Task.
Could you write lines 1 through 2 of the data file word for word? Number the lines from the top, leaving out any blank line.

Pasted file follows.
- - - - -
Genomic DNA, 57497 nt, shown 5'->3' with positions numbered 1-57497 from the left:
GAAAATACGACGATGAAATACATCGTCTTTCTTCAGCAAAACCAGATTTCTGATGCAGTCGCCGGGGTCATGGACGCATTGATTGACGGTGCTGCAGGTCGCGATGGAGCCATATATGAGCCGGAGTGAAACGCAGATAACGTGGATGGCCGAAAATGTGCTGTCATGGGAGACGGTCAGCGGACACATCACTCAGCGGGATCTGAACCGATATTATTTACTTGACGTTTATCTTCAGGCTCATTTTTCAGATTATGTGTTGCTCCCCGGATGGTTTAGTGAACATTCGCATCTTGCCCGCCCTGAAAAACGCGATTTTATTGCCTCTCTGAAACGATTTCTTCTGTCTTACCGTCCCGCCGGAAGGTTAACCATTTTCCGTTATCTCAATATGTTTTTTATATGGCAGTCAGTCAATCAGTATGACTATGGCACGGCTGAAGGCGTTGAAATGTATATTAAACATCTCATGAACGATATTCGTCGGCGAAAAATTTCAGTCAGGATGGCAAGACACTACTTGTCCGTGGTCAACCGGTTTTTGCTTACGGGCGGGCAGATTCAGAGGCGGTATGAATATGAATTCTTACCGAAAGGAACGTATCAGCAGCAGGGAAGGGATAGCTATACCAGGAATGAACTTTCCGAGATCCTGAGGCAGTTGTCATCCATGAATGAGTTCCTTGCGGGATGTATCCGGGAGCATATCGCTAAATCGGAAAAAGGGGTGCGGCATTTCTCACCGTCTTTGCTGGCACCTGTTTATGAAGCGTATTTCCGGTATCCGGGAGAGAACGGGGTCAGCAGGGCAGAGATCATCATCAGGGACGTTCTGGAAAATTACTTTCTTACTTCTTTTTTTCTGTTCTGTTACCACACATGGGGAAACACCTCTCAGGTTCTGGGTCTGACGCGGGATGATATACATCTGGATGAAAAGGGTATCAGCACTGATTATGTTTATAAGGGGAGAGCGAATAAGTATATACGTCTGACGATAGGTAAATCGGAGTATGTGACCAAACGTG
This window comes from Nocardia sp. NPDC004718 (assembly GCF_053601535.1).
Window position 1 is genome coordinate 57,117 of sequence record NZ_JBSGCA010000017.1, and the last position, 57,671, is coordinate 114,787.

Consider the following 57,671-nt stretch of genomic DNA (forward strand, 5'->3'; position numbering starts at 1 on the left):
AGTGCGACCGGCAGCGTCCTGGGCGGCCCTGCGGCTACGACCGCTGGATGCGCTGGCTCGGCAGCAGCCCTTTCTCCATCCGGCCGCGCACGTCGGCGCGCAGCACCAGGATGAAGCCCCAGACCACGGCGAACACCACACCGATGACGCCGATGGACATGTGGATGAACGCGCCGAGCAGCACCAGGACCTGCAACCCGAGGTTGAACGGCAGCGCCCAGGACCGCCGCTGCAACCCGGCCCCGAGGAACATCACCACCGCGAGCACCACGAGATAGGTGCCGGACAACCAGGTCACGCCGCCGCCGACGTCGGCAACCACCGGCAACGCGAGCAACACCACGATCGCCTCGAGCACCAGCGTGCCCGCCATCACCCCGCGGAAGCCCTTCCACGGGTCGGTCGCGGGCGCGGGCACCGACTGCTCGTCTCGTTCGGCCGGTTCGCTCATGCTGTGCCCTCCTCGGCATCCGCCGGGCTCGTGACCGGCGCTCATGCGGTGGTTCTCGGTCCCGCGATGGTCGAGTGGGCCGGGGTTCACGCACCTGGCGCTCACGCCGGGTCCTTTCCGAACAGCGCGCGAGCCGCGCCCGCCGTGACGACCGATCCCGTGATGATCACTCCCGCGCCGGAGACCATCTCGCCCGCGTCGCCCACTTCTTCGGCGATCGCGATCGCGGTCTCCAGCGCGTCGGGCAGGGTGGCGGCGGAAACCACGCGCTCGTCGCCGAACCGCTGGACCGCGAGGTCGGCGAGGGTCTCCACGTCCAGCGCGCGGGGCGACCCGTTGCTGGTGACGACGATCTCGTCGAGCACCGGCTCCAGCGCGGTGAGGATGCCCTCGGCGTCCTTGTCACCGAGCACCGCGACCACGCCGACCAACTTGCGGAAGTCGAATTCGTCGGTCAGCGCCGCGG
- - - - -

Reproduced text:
Genomic DNA, 57497 nt, shown 5'->3' with positions numbered 1-57497 from the left:
GAAAATACGACGATGAAATACATCGTCTTTCTTCAGCAAAACCAGATTTCTGATGCAGTCGCCGGGGTCATGGACGCATTGATTGACGGTGCTGCAGGTCGCGATGGAGCCATATATGAGCCGGAGTGAAACGCAGATAACGTGGATGGCCGAAAATGTGCTGTCATGGGAGACGGTCAGCGGACACATCACTCAGCGGGATCTGAACCGATATTATTTACTTGACGTTTATCTTCAGGCTCATTTTTCAGATTATGTGTTGCTCCCCGGATGGTTTAGTGAACATTCGCATCTTGCCCGCCCTGAAAAACGCGATTTTATTGCCTCTCTGAAACGATTTCTTCTGTCTTACCGTCCCGCCGGAAGGTTAACCATTTTCCGTTATCTCAATATGTTTTTTATATGGCAGTCAGTCAATCAGTATGACTATGGCACGGCTGAAGGCGTTGAAATGTATATTAAACATCTCATGAACGATATTCGTCGGCGAAAAATTTCAGTCAGGATGGCAAGACACTACTTGTCCGTGGTCAACCGGTTTTTGCTTACGGGCGGGCAGATTCAGAGGCGGTATGAATATGAATTCTTACCGAAAGGAACGTATCAGCAGCAGGGAAGGGATAGCTATACCAGGAATGAACTTTCCGAGATCCTGAGGCAGTTGTCATCCATGAATGAGTTCCTTGCGGGATGTATCCGGGAGCATATCGCTAAATCGGAAAAAGGGGTGCGGCATTTCTCACCGTCTTTGCTGGCACCTGTTTATGAAGCGTATTTCCGGTATCCGGGAGAGAACGGGGTCAGCAGGGCAGAGATCATCATCAGGGACGTTCTGGAAAATTACTTTCTTACTTCTTTTTTTCTGTTCTGTTACCACACATGGGGAAACACCTCTCAGGTTCTGGGTCTGACGCGGGATGATATACATCTGGATGAAAAGGGTATCAGCACTGATTATGTTTATAAGGGGAGAGCGAATAAGTATATACGTCTGACGATAGGTAAATCGGAGTATGTGACCAAACGTG